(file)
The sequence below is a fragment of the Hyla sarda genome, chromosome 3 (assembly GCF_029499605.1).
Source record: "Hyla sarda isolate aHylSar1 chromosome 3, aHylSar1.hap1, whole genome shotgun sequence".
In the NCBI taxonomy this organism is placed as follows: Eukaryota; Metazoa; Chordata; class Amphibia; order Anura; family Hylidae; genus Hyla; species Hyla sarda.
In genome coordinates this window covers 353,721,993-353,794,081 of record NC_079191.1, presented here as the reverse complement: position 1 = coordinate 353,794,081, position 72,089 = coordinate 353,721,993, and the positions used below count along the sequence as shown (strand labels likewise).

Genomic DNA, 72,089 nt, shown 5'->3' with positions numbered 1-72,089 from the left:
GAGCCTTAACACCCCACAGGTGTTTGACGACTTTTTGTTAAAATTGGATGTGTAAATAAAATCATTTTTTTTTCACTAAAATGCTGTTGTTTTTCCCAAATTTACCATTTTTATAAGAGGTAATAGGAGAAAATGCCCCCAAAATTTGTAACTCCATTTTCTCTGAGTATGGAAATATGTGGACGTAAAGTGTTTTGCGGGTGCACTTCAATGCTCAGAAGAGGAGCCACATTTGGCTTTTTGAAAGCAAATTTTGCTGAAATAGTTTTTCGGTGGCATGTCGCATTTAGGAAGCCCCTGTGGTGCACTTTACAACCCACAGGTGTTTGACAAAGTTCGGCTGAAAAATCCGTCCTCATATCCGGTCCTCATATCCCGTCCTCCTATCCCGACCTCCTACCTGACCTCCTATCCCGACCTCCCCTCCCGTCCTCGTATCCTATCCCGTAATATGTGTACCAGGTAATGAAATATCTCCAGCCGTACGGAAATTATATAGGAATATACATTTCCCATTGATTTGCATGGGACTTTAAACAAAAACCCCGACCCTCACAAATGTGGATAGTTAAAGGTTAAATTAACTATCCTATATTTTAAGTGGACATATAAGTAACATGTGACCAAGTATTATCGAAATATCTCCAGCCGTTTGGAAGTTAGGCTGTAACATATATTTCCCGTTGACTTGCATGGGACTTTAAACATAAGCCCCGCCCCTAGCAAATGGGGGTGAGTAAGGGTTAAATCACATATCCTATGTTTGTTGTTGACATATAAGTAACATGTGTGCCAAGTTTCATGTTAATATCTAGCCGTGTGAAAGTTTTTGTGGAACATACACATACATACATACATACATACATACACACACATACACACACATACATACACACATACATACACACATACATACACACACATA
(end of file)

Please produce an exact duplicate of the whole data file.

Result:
The sequence below is a fragment of the Hyla sarda genome, chromosome 3 (assembly GCF_029499605.1).
Source record: "Hyla sarda isolate aHylSar1 chromosome 3, aHylSar1.hap1, whole genome shotgun sequence".
In the NCBI taxonomy this organism is placed as follows: Eukaryota; Metazoa; Chordata; class Amphibia; order Anura; family Hylidae; genus Hyla; species Hyla sarda.
In genome coordinates this window covers 353,721,993-353,794,081 of record NC_079191.1, presented here as the reverse complement: position 1 = coordinate 353,794,081, position 72,089 = coordinate 353,721,993, and the positions used below count along the sequence as shown (strand labels likewise).

Genomic DNA, 72,089 nt, shown 5'->3' with positions numbered 1-72,089 from the left:
GAGCCTTAACACCCCACAGGTGTTTGACGACTTTTTGTTAAAATTGGATGTGTAAATAAAATCATTTTTTTTTCACTAAAATGCTGTTGTTTTTCCCAAATTTACCATTTTTATAAGAGGTAATAGGAGAAAATGCCCCCAAAATTTGTAACTCCATTTTCTCTGAGTATGGAAATATGTGGACGTAAAGTGTTTTGCGGGTGCACTTCAATGCTCAGAAGAGGAGCCACATTTGGCTTTTTGAAAGCAAATTTTGCTGAAATAGTTTTTCGGTGGCATGTCGCATTTAGGAAGCCCCTGTGGTGCACTTTACAACCCACAGGTGTTTGACAAAGTTCGGCTGAAAAATCCGTCCTCATATCCGGTCCTCATATCCCGTCCTCCTATCCCGACCTCCTACCTGACCTCCTATCCCGACCTCCCCTCCCGTCCTCGTATCCTATCCCGTAATATGTGTACCAGGTAATGAAATATCTCCAGCCGTACGGAAATTATATAGGAATATACATTTCCCATTGATTTGCATGGGACTTTAAACAAAAACCCCGACCCTCACAAATGTGGATAGTTAAAGGTTAAATTAACTATCCTATATTTTAAGTGGACATATAAGTAACATGTGACCAAGTATTATCGAAATATCTCCAGCCGTTTGGAAGTTAGGCTGTAACATATATTTCCCGTTGACTTGCATGGGACTTTAAACATAAGCCCCGCCCCTAGCAAATGGGGGTGAGTAAGGGTTAAATCACATATCCTATGTTTGTTGTTGACATATAAGTAACATGTGTGCCAAGTTTCATGTTAATATCTAGCCGTGTGAAAGTTTTTGTGGAACATACACATACATACATACATACATACATACACACACATACACACACATACATACACACATACATACACACATACATACACACACATA